The World Without You, Joshua Henkin’s new book, is that rare breed: the twenty-first century domestic novel. Henkin’s characters, the Frankels – think Salinger’s Glass family, but more pretentious – spend the plot over a three-day period (it is, importantly, not a three-day weekend, as other reviewers of the book have misremembered) leading up to the fourth of July.
That this novel is a domestic novel and not something different, not something more, is a feat in and of itself, as the action surrounds and revolves around the absence of the lone Frankel son, Leo, a journalist murdered by terrorists while on assignment in Iraq. The novel resembles, in some parts, Richard Ford’s luminescent novel The Sportswriter, which takes place on a three-day Easter weekend, and also revolves around the death of an absent son and the resulting turmoil that death wreaks on a family.
In this book, July 4th marks the occasion of a memorial service, at which the Frankel family will mourn. There are the parents, David and Marilyn. David, who deals with his grief for his lost son in silence, in absence, in filling the absence with new hobbies and activities. Marilyn takes the opposite tack, writing screaming editorials blaming the President for the death of her son and hundreds of other innocents. Because of their conflicting reactions to their grief – as uncomplimentary as oil and water – Marilyn has decided to divorce David. “After forty-two years of marriage, she’s leaving him.”
Aside from the ever-absent Leo, David and Marilyn have three girls, each with problems of their own. Clarissa (Yale alum, in a long-term relationship with a tenured Columbia Professor with two PhD’s poised to win the Nobel of his field), works at a non-profit, lives in Brooklyn (where else?), and, at 39, has decided to have children. She is nervous that she can’t. Lily (Princeton, Yale Law School, Supreme Court clerkship, in a long-term relationship with a celebrity chef) is a public interest lawyer in D.C. Lily is angry about, well, a whole lot. She has a hard life, you see.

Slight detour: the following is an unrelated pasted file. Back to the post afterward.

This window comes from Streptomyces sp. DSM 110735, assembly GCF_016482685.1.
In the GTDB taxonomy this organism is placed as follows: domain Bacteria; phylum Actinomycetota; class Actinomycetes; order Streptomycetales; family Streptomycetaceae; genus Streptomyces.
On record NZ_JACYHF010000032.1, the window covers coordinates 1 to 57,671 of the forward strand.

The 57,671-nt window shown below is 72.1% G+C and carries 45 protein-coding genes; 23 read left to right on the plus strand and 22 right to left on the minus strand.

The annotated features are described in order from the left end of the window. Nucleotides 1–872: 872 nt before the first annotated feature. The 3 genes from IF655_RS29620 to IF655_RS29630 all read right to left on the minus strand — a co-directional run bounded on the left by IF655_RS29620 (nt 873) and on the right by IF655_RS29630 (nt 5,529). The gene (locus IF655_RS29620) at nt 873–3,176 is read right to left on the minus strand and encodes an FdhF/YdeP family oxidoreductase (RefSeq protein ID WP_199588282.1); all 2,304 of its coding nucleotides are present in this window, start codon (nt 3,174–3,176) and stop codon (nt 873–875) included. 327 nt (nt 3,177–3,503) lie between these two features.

And then there’s Noelle. Noelle is what turns this book from a readable beach novel into something far more interesting. Noelle was a teenage rebel, an unambitious (at least compared with the other Frankels; there are no Ivies in her resume) and lascivious youth that suffered a transformation while living for a time in Jerusalem. Now she is Orthodox; she is married; she has a number of young children.
What makes Noelle interesting is that she is not only Orthodox, she is also real (in fact, she feels more developed than most of the novel’s other characters). Unlike many twenty-first century novels that incorporate Orthodox Jewish characters, Henkin actually understands that all Orthodox Jews are not the same, and (perhaps even more surprising) that Orthodox Jews can be conflicted about the lives they lead and still (gasp) remain Orthodox.
Henkin understands these stereotypes, and enjoys playing with and exploiting them. In a chapter told from the close-third-person perspective of Noelle, she thinks:
My sister the Hasidic Jew, Lily likes to say. The rabbi’s wife. Well, Lily can say what she wants to. Amram [Noelle’s husband] isn’t a rabbi, and they aren’t Hasidic. She and Amram both work, and their boys will serve in the army. They won’t spend their lives in yeshiva as the ultra-Orthodox do…Yes, she covers her hair, and she wears skirts and dresses instead of pants, and she won’t swim at the beach or pool when men are present…But don’t let anyone tell her she’s cut herself off from the modern world, that she’s placed herself inside a cloister.
In passages like these, you can practically feel Noelle arguing with herself. She doesn’t want to be viewed as an ancient relic, to be scorned and ogled and misunderstood. More importantly, she doesn’t want to be an ancient relic. She wants to, she needs to believe that her choices, especially the choice to become a ba’al t’shuvah (the traditional term for those who become Orthodox later in life), were correct. Of course, she can’t ever really receive that solace. In this life, there are no answers in that regard. And she knows this. Henkin, for his part, does a wonderful job of portraying Noelle’s real struggle to stay relevant, and at the same time to latch on to something that makes her feel human, that makes her feel important, despite her dearth of academic credentials and book smarts.
This is why the fact that this novel takes place over three days that are not a weekend is so important. Henkin understands Orthodoxy, and he knows that Noelle would be far less likely to make the journey to Western Massachusetts (where the bulk of the story takes place) if she would have to spend Shabbat with her non-Shabbat observing family. It is touches like this that make the novel real, and that ultimately imbue it with the meaning and character that make it powerful.